Earth’s life support systems have been so damaged that the planet is “well outside the safe operating space for humanity”, scientists have warned.
Their assessment found that six out of nine “planetary boundaries” had been broken because of human-caused pollution and destruction of the natural world. The planetary boundaries are the limits of key global systems – such as climate, water and wildlife diversity – beyond which their ability to maintain a healthy planet is in danger of failing.
The broken boundaries mean the systems have been driven far from the safe and stable state that existed from the end of the last ice age, 10,000 years ago, to the start of the industrial revolution. The whole of modern civilisation arose in this time period, called the Holocene.
The assessment was the first of all nine planetary boundaries and represented the “first scientific health check for the entire planet”, the researchers said. Six boundaries have been passed and two are judged to be close to being broken: air pollution and ocean acidification. The one boundary that is not threatened is atmospheric ozone, after action to phase out destructive chemicals in recent decades led to the ozone hole shrinking.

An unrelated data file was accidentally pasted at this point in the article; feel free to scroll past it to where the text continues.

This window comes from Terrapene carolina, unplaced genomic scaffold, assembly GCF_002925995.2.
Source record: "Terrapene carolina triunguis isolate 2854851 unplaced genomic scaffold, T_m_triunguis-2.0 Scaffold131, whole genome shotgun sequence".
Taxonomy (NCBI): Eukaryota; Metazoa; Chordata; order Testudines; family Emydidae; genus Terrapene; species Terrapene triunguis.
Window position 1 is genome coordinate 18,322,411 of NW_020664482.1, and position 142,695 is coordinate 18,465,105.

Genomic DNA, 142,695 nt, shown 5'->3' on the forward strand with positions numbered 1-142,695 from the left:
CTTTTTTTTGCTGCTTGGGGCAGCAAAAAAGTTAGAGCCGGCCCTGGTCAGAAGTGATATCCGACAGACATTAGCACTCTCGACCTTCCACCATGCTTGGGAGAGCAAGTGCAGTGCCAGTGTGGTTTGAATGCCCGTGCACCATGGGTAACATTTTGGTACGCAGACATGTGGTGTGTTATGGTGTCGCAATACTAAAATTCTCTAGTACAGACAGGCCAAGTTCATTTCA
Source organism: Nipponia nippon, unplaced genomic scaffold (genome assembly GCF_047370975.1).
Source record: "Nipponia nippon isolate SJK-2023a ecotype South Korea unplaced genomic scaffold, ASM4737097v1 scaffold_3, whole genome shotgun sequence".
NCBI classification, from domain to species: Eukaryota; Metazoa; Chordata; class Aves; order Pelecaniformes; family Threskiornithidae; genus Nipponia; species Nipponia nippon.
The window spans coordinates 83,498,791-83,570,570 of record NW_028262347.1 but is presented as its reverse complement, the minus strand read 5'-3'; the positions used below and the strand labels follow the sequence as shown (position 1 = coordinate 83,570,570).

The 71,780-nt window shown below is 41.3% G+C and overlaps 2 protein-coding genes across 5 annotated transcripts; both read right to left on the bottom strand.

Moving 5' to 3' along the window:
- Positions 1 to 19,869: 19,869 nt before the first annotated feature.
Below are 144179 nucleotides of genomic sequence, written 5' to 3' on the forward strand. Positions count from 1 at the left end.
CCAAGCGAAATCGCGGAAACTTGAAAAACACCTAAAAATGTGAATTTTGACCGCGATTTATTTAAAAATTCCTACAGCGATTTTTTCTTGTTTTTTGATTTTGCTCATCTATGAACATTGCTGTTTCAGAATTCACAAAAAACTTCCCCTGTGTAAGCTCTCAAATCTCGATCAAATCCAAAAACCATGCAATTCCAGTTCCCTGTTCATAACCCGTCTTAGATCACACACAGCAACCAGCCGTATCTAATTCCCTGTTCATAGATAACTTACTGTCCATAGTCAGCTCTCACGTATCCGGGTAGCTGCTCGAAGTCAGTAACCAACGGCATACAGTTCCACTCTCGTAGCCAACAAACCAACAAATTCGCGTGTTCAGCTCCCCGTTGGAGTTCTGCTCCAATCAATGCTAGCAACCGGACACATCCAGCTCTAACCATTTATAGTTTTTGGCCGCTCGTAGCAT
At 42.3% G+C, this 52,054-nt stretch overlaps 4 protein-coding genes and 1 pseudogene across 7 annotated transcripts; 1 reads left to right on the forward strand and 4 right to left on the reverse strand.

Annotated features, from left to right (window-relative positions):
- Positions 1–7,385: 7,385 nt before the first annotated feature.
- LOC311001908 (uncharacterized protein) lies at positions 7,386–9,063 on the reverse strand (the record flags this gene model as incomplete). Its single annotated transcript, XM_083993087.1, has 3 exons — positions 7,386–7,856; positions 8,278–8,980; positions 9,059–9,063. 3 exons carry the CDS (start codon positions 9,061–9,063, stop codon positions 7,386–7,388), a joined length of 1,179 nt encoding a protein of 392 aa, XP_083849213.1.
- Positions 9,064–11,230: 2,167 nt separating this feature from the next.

The scientists said the “most worrying” finding was that all four of the biological boundaries, which cover the living world, were at, or close to, the highest risk level. The living world is particularly vital to the Earth as it provides resilience by compensating for some physical changes, for example, trees absorbing carbon dioxide pollution.
Prof Katherine Richardson, from the University of Copenhagen who led the analysis, said: “We know for certain that humanity can thrive under the conditions that have been here for 10,000 years – we don’t know that we can thrive under major, dramatic alterations [and] humans impacts on the Earth system as a whole are increasing as we speak.”
Phasing out fossil fuel burning and ending destructive farming are the key actions required.